But with even basic health services left in ruins by the war and fighting still taking place in many areas, the real numbers are impossible to know.
Almost everyone has suffered in some form as a result of what the UN human rights chief Zeid Ra’ad Al-Hussein described as “the worst man-made disaster since World War II” and an “immense tidal wave of bloodshed and atrocity.”
While Damascus has escaped the worst of the violence and much of the city is now relatively safe, people still feel shocked at the way their country has descended into chaos and are anxious about the future.
Layla, a 26-year-old computer engineer based in the city, told Arab News that her family do not trust Syrian health workers.
“Botched surgeries go unpunished and carelessness goes unnoticed — do you think I would trust a psychologist in a culture that still believes he’s a doctor to the crazy and that those with chronic depression, PTSD or schizophrenia belong in a straitjacket? Sorry, no,” she said.
A study of Syrian refugee children in Turkey during late 2012 and early 2013 found that 74 percent “had experienced the death of somebody they cared strongly about.”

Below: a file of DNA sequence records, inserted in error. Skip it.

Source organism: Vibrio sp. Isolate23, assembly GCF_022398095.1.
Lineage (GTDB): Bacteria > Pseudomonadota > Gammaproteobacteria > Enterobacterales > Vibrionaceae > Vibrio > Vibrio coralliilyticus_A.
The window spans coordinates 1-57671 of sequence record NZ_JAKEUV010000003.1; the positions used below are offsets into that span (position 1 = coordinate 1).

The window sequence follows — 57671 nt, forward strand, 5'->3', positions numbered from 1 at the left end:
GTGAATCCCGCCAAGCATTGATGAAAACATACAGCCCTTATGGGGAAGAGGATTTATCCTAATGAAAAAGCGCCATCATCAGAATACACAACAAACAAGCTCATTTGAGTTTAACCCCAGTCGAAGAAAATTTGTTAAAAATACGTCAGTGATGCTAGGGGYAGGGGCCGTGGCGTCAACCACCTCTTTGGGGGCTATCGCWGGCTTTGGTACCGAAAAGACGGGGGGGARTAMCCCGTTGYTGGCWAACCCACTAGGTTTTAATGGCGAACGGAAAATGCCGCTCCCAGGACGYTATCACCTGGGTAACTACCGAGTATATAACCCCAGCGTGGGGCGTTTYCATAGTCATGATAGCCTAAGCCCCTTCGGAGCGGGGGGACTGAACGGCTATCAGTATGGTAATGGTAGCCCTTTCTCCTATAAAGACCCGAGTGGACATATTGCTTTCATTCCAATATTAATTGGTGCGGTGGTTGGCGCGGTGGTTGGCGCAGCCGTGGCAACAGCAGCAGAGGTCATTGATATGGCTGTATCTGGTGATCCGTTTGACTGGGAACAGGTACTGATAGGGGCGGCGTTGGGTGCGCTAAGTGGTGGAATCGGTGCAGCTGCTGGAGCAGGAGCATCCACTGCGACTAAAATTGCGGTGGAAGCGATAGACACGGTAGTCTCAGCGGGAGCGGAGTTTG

The study, conducted by researchers at Bahcesehir University in Turkey, New York University and the Norwegian Institute of Public Health, found 60 percent of children surveyed had symptoms of depression, 45 percent showed signs of PTSD and 65 percent had serious “psychosomatic symptoms.”
Dr. Wael Al-Delaimy of the University of California told Arab News that PTSD can lead to social problems including divorce, unemployment and crime.
He said the level of trauma experienced by people in Damascus could not be compared to the suffering of people elsewhere in the country, where “there is bombing, terrorizing and killing of civilians on a daily basis.”
Al-Delaimy called for Syrian health professionals to adopt a different approach to mental illness, “focusing on prevention and early detection.”


Erdogan issues new terror warning to Europe over conflict in Libya

Updated 19 January 2020

Erdogan issues new terror warning to Europe over conflict in Libya

  • Support government in Tripoli or Daesh will be unleashed again, Turkish president says

JEDDAH: Europe will face a new terrorist threat unless it steps up its support for the beleaguered Libyan government in Tripoli, Recep Tayyip Erdogan warned on Saturday.